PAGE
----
Locking people up doesn’t make your community safer. However, helping people when they come home from prison does. We have to call for policy changes that end senseless collateral consequences for those who are system-impacted.
April may be Sexual Assault Awareness Month, but every month—indeed every day—should be a time of awareness of the scourge of sexual assault and the pain inflicted on its victims.
It’s time to improve the systems already in place and to enact legislation that gives survivors the support, protection and justice they deserve.
Discussions about policing rarely center women or members of the LGBTQ community.
Monday’s “Race, Sex and Policing” panel and documentary “Women in Blue” grapple with the challenges involving women, policing and incarceration.
With the national conversation around police reform still resonating loudly around the country, documentary film “Women in Blue” shines a spotlight on the women within the Minneapolis Police Department working to reform it from the inside by fighting for gender equity.
Join Ms. for an exclusive screening of “Women in Blue” on Thursday, February 4 at 4:00 p.m PT / 7:00 p.m. ET. Then, stick around after the film for a live Q&A discussion.
You read Ms. online and in print. You follow along on social media. Now, keep up with the feminist movement and even more of Ms.’s substantive, unique reporting with your new favorite podcast.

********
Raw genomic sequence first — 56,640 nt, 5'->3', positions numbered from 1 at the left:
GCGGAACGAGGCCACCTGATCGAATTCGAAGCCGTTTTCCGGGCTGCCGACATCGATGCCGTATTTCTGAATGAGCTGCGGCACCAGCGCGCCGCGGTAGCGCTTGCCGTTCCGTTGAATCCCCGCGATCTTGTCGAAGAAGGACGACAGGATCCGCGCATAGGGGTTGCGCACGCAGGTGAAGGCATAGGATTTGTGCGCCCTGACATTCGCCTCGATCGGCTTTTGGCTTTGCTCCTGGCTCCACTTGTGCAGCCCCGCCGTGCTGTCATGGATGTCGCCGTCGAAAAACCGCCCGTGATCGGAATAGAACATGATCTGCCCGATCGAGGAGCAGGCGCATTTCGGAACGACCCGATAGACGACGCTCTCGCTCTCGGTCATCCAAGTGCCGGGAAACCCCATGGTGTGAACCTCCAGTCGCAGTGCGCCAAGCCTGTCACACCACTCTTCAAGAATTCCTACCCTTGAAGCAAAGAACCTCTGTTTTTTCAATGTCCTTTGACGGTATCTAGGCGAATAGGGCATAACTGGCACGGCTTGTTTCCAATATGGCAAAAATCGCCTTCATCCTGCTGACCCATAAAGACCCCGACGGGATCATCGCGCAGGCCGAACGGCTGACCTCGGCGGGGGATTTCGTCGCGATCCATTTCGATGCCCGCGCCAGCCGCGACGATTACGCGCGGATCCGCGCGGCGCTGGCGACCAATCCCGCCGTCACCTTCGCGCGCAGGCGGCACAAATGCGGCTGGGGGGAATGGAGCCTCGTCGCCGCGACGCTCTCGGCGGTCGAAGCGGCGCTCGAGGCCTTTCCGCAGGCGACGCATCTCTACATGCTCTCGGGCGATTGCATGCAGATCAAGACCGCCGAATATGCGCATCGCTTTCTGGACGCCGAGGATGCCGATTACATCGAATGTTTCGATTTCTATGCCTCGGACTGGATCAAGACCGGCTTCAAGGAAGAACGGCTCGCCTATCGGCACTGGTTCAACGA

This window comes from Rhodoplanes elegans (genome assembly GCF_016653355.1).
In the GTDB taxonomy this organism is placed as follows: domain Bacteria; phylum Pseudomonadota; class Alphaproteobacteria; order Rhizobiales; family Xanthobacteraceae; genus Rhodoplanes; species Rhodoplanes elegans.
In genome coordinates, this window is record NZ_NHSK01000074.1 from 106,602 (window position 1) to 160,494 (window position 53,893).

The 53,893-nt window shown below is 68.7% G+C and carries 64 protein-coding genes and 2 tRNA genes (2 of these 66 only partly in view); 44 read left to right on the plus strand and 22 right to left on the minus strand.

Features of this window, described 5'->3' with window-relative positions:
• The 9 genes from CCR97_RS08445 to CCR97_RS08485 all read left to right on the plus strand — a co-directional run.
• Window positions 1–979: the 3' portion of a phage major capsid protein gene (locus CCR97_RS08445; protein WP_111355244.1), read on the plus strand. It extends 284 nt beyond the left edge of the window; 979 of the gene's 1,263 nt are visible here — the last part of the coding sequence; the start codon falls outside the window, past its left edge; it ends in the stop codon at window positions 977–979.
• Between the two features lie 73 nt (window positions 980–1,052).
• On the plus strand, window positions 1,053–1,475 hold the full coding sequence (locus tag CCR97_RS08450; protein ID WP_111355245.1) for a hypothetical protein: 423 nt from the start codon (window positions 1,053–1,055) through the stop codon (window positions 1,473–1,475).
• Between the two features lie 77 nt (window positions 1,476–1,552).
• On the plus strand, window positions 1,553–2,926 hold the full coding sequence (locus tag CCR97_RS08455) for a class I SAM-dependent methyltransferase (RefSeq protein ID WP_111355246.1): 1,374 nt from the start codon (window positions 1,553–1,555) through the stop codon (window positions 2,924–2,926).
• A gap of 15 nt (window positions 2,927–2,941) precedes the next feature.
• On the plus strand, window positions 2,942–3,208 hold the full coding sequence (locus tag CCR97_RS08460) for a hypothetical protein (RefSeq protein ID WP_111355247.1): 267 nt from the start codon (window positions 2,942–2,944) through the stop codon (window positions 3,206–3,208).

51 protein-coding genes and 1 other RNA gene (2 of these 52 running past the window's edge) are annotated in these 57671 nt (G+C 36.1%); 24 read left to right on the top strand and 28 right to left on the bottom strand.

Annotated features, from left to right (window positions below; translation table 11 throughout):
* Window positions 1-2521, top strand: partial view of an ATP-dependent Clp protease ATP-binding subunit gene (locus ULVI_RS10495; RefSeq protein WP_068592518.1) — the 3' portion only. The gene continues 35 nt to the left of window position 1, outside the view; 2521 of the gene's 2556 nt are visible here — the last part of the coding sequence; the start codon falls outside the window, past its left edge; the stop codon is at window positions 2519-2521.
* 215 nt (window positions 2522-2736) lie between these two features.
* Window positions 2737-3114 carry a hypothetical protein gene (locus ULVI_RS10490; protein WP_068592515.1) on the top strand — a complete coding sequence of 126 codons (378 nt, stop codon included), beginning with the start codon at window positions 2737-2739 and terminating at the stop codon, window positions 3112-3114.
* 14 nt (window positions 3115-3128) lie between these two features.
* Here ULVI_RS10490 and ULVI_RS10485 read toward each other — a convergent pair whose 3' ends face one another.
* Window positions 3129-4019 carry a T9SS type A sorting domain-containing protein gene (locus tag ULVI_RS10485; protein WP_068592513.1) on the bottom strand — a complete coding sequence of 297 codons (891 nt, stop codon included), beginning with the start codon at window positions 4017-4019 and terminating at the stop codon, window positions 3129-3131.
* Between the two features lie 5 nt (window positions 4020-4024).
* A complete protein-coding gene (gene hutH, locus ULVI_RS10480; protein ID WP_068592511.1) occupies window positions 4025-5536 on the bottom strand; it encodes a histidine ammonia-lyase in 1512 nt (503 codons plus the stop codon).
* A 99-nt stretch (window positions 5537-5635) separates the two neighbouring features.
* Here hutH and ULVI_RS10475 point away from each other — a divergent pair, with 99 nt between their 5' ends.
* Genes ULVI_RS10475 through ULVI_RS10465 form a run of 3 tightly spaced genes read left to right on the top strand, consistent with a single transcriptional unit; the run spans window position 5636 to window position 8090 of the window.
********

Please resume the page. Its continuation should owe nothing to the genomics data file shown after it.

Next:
Trailer available now!
Black and brown people are too often killed with impunity by police. Now may be a tipping point and we should not squander this opportunity to make fundamental changes in policing.
The fact is that women in law enforcement respond differently. We are not talking about a few token women—but when gender parity is realized, policing fundamentally changes.
Only 12 percent of the nation’s police officers are women; that number has remained stagnant for more than 25 years. (That’s what happens when officers are recruited for physical strength, rather than critical thinking and communication skills.)
“Could George Floyd’s death have been prevented had there been women police officers on the scene? It’s likely.”
In Minneapolis, the July 2017 killing of an unarmed woman named Justine Damond resulted in Minneapolis’s first female police chief Janee Harteau being pushed out, threatening the gains women had made in the department.
Following three female police officers, “Women in Blue” charts their progress and efforts to remake the department to become more inclusive.
17-year-old Stephanie Lopez started advocating at school board meetings for school resource officers (SROs)—armed, district-funded trained police officers—to be replaced with adult hall monitors. By involving staff who would get to know the students instead of giving them citation, Lopez is looking for a more holistic approach to student management.
Domestic violence is the most common reason people in the U.S. call the police, comprising 15 to 50 percent of 911 calls—but journalist Cari Shane posits in a recent piece that “it should be more.”